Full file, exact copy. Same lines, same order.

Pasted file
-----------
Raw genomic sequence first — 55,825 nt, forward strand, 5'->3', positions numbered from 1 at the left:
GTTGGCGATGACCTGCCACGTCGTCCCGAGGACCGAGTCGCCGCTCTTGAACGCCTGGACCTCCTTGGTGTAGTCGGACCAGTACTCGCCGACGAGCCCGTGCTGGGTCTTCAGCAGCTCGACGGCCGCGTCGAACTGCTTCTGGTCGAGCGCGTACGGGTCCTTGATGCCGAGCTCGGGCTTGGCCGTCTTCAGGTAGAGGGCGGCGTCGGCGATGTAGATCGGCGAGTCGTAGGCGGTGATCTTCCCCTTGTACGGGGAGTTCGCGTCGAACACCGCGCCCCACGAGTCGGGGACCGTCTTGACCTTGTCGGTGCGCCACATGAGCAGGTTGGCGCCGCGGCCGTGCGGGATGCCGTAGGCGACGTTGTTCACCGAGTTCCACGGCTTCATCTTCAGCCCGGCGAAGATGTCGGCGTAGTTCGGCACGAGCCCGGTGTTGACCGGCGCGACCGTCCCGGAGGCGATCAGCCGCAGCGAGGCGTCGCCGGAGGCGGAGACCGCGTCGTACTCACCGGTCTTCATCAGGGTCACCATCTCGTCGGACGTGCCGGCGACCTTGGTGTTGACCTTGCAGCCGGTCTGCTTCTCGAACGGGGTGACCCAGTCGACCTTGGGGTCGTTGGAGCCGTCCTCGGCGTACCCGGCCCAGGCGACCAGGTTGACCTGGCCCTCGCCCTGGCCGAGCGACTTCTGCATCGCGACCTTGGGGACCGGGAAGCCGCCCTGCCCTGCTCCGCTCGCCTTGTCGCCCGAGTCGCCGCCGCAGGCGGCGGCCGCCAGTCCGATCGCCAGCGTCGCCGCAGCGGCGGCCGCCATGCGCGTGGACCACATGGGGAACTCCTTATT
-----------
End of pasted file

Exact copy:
Raw genomic sequence first — 55,825 nt, forward strand, 5'->3', positions numbered from 1 at the left:
GTTGGCGATGACCTGCCACGTCGTCCCGAGGACCGAGTCGCCGCTCTTGAACGCCTGGACCTCCTTGGTGTAGTCGGACCAGTACTCGCCGACGAGCCCGTGCTGGGTCTTCAGCAGCTCGACGGCCGCGTCGAACTGCTTCTGGTCGAGCGCGTACGGGTCCTTGATGCCGAGCTCGGGCTTGGCCGTCTTCAGGTAGAGGGCGGCGTCGGCGATGTAGATCGGCGAGTCGTAGGCGGTGATCTTCCCCTTGTACGGGGAGTTCGCGTCGAACACCGCGCCCCACGAGTCGGGGACCGTCTTGACCTTGTCGGTGCGCCACATGAGCAGGTTGGCGCCGCGGCCGTGCGGGATGCCGTAGGCGACGTTGTTCACCGAGTTCCACGGCTTCATCTTCAGCCCGGCGAAGATGTCGGCGTAGTTCGGCACGAGCCCGGTGTTGACCGGCGCGACCGTCCCGGAGGCGATCAGCCGCAGCGAGGCGTCGCCGGAGGCGGAGACCGCGTCGTACTCACCGGTCTTCATCAGGGTCACCATCTCGTCGGACGTGCCGGCGACCTTGGTGTTGACCTTGCAGCCGGTCTGCTTCTCGAACGGGGTGACCCAGTCGACCTTGGGGTCGTTGGAGCCGTCCTCGGCGTACCCGGCCCAGGCGACCAGGTTGACCTGGCCCTCGCCCTGGCCGAGCGACTTCTGCATCGCGACCTTGGGGACCGGGAAGCCGCCCTGCCCTGCTCCGCTCGCCTTGTCGCCCGAGTCGCCGCCGCAGGCGGCGGCCGCCAGTCCGATCGCCAGCGTCGCCGCAGCGGCGGCCGCCATGCGCGTGGACCACATGGGGAACTCCTTATT